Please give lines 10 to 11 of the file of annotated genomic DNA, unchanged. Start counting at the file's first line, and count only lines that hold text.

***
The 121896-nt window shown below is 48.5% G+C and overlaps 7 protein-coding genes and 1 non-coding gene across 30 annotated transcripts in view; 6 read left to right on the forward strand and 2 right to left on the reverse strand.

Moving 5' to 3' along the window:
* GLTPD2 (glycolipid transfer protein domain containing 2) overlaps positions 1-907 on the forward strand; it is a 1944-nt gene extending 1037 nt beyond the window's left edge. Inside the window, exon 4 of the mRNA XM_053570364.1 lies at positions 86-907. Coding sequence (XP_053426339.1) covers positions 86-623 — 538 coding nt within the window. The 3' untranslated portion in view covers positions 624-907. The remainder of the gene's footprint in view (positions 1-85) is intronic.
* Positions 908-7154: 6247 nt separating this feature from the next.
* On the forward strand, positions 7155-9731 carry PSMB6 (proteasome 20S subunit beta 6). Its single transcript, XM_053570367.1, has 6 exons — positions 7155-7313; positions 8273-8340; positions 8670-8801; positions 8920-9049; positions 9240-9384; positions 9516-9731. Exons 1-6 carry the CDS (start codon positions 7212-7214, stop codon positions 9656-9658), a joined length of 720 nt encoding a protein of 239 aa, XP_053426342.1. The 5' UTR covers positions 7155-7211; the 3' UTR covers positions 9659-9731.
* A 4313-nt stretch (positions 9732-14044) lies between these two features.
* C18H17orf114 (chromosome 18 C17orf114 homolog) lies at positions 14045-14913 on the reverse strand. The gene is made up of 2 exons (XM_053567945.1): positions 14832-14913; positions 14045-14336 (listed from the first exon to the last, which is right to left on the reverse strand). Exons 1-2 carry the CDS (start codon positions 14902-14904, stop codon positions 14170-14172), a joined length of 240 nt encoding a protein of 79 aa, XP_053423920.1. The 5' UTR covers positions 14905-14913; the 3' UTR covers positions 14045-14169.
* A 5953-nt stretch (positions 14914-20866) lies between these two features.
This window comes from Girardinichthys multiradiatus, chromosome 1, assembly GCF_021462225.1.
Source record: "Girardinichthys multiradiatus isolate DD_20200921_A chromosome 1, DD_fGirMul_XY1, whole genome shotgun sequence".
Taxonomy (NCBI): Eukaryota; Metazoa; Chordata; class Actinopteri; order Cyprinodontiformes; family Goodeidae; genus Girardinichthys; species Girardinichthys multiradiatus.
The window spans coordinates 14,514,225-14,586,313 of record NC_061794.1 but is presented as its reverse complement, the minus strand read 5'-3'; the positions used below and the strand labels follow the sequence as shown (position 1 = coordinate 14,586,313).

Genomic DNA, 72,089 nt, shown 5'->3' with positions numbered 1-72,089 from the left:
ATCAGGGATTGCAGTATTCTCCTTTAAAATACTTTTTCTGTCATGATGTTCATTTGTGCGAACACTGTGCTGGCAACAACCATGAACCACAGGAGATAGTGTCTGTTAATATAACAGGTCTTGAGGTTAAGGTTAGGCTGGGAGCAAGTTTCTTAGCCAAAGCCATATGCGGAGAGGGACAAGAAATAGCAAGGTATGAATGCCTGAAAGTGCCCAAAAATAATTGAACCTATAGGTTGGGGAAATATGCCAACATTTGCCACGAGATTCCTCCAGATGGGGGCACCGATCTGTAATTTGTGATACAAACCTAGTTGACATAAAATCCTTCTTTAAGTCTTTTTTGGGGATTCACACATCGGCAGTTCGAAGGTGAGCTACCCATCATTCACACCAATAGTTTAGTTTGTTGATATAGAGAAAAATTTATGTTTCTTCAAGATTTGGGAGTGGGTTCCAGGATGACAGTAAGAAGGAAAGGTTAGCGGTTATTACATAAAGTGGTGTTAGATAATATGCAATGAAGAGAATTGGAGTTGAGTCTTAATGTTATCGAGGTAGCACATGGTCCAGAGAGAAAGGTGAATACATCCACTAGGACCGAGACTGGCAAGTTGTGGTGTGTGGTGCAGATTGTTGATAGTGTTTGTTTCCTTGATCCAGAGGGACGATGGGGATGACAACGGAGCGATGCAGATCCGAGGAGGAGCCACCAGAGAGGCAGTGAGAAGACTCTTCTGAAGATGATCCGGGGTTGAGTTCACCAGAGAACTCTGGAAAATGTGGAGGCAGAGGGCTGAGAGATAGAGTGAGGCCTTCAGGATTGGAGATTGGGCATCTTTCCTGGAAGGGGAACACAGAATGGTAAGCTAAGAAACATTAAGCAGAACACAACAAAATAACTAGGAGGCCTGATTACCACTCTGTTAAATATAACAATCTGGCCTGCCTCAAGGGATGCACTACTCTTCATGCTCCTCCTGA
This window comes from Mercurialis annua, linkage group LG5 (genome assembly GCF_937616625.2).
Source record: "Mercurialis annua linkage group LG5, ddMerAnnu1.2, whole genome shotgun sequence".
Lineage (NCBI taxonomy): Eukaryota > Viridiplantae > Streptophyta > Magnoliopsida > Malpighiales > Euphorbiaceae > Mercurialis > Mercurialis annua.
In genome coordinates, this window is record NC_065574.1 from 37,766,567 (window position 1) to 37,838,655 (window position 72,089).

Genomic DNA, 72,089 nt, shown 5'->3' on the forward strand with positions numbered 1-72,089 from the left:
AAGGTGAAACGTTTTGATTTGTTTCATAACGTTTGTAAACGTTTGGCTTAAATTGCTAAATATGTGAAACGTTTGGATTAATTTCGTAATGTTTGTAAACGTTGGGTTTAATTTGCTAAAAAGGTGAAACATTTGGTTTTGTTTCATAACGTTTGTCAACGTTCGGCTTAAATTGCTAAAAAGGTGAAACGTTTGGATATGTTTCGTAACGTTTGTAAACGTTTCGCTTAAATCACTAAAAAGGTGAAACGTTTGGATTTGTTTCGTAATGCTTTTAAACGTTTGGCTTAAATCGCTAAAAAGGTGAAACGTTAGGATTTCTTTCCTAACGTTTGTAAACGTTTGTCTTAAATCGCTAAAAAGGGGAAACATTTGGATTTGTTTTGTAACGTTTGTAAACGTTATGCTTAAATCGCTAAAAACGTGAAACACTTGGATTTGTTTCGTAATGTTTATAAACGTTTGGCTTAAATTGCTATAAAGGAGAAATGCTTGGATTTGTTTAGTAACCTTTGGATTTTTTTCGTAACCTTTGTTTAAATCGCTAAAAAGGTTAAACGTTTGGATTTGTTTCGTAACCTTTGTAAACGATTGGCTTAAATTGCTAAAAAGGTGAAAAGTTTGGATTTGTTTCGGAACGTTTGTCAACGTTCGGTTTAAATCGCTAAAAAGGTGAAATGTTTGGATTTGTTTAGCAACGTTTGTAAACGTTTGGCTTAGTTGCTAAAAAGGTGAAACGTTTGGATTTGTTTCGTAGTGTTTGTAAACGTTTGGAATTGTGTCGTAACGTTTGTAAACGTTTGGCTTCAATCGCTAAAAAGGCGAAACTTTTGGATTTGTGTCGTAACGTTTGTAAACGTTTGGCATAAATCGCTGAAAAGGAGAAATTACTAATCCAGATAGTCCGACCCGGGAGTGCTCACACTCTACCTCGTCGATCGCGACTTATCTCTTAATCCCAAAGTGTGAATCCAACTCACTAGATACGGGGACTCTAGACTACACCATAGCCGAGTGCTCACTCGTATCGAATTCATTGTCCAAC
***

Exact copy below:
Source record: "Girardinichthys multiradiatus isolate DD_20200921_A chromosome 1, DD_fGirMul_XY1, whole genome shotgun sequence".
Taxonomy (NCBI): Eukaryota; Metazoa; Chordata; class Actinopteri; order Cyprinodontiformes; family Goodeidae; genus Girardinichthys; species Girardinichthys multiradiatus.